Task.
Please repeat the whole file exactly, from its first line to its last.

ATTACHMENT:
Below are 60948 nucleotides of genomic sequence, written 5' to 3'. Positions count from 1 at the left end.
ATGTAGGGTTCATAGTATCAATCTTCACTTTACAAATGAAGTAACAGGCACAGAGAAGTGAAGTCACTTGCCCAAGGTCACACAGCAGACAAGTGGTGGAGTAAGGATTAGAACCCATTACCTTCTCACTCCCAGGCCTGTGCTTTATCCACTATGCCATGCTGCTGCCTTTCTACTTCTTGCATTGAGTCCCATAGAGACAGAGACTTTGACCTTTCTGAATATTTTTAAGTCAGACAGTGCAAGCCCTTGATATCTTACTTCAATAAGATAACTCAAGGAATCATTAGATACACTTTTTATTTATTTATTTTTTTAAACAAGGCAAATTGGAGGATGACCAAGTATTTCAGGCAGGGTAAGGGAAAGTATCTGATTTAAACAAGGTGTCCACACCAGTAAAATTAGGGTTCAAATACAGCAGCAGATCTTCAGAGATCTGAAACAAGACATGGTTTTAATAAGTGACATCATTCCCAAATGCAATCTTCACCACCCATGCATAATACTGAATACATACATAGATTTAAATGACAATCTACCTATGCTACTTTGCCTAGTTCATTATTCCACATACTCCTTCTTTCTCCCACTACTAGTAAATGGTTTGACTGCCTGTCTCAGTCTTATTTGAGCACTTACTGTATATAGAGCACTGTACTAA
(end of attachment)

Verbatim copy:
Below are 60948 nucleotides of genomic sequence, written 5' to 3'. Positions count from 1 at the left end.
ATGTAGGGTTCATAGTATCAATCTTCACTTTACAAATGAAGTAACAGGCACAGAGAAGTGAAGTCACTTGCCCAAGGTCACACAGCAGACAAGTGGTGGAGTAAGGATTAGAACCCATTACCTTCTCACTCCCAGGCCTGTGCTTTATCCACTATGCCATGCTGCTGCCTTTCTACTTCTTGCATTGAGTCCCATAGAGACAGAGACTTTGACCTTTCTGAATATTTTTAAGTCAGACAGTGCAAGCCCTTGATATCTTACTTCAATAAGATAACTCAAGGAATCATTAGATACACTTTTTATTTATTTATTTTTTTAAACAAGGCAAATTGGAGGATGACCAAGTATTTCAGGCAGGGTAAGGGAAAGTATCTGATTTAAACAAGGTGTCCACACCAGTAAAATTAGGGTTCAAATACAGCAGCAGATCTTCAGAGATCTGAAACAAGACATGGTTTTAATAAGTGACATCATTCCCAAATGCAATCTTCACCACCCATGCATAATACTGAATACATACATAGATTTAAATGACAATCTACCTATGCTACTTTGCCTAGTTCATTATTCCACATACTCCTTCTTTCTCCCACTACTAGTAAATGGTTTGACTGCCTGTCTCAGTCTTATTTGAGCACTTACTGTATATAGAGCACTGTACTAA